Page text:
There comes a moment in each of our lives when we decide to actually read the invoices that we are forced to pay at the end of each month. Be it the house payment, the auto loan, or even the internet bill, there is almost always a tiny phrase that in the fine print of the legalese. No matter the obligation, the companies that have the greatest hold on our personal bank accounts are invariably designated: xyz company, a Delaware corporation.
Why Delaware? One of the tiniest states in the union. Why not New York, California or even Texas?
The simple answer is that Delaware determined early in its history that in order to bring new business to its territory, it would have to provide a judicial system that was as sophisticated as the companies it sought to attract. Delaware has developed one of the most litigated, settled, seasoned and vetted court systems for complex business organizations and practices on the planet. Over the last 200 years, during the evolution of economic commerce in America, it was in the small state of Delaware that businesses learned to speak to each other and, more important, to settle disputes among themselves.
A critical component of that development was the creation of the Delaware Chancery Court, a specialized business court charged with understanding and settling sophisticated, and sometimes arcane, business disputes. As a result, Delaware became the model for the nation.
During the last half-century, Texas has transformed into the most business-friendly state in the country. Because of the tax and regulatory environment, record for creating high-wage jobs, and focus on its highways and telecom infrastructure, Texas has been nicknamed “The Texas Miracle” by pundits and journalists around the country.
And yet, our court system is often better suited for disputes among producers of oil and gas, farmers, ranchers and landowners rather than for conflicts among 21st-century companies in technology, finance, aerospace, automobile, gaming, retail and other industries. We have an incredibly talented judiciary in Texas. But we are lacking a business-centric judicial infrastructure that many of our competing states have already implemented.
How is it that unlike a majority of the other major states in the United States, including business-minded states such as New York, California, Florida, Illinois and Nevada, Texas does not have a specialized business court?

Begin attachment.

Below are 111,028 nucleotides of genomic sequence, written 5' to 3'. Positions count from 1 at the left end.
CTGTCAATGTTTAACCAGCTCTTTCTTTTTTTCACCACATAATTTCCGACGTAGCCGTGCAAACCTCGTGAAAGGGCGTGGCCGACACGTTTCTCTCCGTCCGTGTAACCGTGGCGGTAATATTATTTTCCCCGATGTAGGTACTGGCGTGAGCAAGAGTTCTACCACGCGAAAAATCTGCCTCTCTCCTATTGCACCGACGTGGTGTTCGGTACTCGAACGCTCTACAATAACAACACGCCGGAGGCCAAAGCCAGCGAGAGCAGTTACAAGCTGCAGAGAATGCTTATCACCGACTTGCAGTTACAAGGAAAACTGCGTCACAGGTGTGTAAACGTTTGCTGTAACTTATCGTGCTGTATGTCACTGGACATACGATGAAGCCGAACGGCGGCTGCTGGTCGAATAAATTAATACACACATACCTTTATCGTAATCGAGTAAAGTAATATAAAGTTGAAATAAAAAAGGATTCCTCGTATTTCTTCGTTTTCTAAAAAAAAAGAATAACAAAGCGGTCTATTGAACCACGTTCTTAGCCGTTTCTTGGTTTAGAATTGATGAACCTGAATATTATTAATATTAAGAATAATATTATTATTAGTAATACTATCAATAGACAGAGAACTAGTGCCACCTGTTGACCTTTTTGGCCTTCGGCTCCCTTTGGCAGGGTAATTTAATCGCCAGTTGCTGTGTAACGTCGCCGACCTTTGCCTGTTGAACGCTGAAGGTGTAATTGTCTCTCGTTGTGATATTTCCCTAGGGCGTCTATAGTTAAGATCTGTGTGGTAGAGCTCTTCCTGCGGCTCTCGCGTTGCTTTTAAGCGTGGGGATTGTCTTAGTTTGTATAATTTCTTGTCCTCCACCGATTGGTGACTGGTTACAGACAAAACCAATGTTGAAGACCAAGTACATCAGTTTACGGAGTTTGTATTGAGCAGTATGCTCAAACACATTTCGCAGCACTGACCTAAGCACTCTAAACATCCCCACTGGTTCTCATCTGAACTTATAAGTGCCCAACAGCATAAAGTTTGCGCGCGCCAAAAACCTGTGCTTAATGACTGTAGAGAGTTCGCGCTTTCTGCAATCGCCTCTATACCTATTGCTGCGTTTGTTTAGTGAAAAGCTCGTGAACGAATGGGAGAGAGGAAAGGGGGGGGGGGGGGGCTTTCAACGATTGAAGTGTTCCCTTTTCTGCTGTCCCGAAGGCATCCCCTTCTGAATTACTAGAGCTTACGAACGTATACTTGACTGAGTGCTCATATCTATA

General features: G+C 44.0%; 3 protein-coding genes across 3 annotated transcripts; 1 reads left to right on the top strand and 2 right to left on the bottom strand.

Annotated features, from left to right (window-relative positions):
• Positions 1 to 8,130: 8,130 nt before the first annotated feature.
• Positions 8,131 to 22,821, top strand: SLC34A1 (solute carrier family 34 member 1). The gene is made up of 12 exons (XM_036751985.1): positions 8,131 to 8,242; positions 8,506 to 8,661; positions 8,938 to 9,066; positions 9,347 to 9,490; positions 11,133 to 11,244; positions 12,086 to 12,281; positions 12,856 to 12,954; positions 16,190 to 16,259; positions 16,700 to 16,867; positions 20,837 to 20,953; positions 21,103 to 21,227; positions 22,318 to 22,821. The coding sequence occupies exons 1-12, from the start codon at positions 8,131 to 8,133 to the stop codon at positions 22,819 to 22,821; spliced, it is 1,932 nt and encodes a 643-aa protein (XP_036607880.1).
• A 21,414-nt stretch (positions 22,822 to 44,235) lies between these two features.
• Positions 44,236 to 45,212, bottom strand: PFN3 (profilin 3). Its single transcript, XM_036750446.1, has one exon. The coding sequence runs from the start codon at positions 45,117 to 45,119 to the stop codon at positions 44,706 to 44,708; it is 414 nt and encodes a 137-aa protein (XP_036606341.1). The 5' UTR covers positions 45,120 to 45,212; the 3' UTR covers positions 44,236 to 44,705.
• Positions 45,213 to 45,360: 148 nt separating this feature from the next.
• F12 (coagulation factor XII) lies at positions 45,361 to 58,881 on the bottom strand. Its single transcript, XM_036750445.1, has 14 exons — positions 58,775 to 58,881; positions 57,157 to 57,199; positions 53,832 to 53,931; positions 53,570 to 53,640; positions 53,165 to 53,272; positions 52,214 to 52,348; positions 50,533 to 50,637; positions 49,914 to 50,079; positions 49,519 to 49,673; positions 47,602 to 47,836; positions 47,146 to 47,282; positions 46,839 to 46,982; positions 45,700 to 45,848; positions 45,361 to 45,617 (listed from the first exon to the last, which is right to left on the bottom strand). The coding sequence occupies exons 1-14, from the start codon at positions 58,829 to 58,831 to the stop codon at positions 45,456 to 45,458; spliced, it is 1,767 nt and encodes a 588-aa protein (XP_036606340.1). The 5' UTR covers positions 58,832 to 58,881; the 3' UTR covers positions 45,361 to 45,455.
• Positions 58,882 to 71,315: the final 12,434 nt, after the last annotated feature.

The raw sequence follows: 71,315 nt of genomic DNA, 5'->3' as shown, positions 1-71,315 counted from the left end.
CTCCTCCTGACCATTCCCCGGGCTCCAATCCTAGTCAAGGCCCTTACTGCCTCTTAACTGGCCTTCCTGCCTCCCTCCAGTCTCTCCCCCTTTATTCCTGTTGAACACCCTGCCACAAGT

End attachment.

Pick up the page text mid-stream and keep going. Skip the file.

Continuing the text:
How is it that unlike so many modernized and advanced countries around the world, including the U.K., Canada, Germany, France and Japan, Texas, the ninth-largest economy on the planet, does not have a specialized business court of its own?
The answer is that a number of operatives in Texas’ legal ecosystem financially and politically benefit from the current court system. There is a Texas adage: If it ain’t broke, don’t fix it. To many Texas attorneys and judges, the system is working well for them. There is no impetus to make the advancements necessary to accommodate the vibrant and changing economy of Texas.
The arguments of the opponents of progress are often specious and self-serving. For example, some claim that a specialized business court would erode the jury system in Texas. Nothing could be further from the truth. The governor’s proposed legislation clearly provides for and anticipates a robust jury trial system. What the new business court would do is provide highly qualified judges, with extensive experience in complex business disputes.
Likewise, the claim that appointed judges would lead to a substandard, political judiciary does not recognize that the new judges would have to meet rigorous qualifications and certain enumerated standards before they could even be considered for appointment.
How do I know that this proposal is not some Trojan Horse for Big Business to take over the state as the opposition has claimed?
I know because I was the original author of this proposal to create the Texas Business Court. I wrote this bill when I was a member of the Texas Legislature because as a practicing corporate attorney, I knew that Texas is competing for the most advanced and sophisticated corporate work in the world. With a more robust and specialized business court, we could attract these companies to Texas, instead of seeing them organize in Delaware, California or New York.
As SpaceX, Toyota, JPMorganChase, Fidelity and many others have discovered, Texas is the land of milk and honey. Those companies are comfortable having offices here, but they do not incorporate here. That is a huge distinction for the bottom line of Texas.
With the Texas Business Court, without spending a penny of your tax dollars, we will be able to more easily bring thousands of high-wage jobs and associated tax revenue to your neighborhood. This is unquestionably a win-win for Texas. Let us not eschew progress in order to line the pockets of lawyers benefiting from the status quo.
Jason Villalba is a former member of the Texas House, a practicing corporate attorney and a member of the executive committee of the Texas Business Law Foundation. He wrote this column for The Dallas Morning News.
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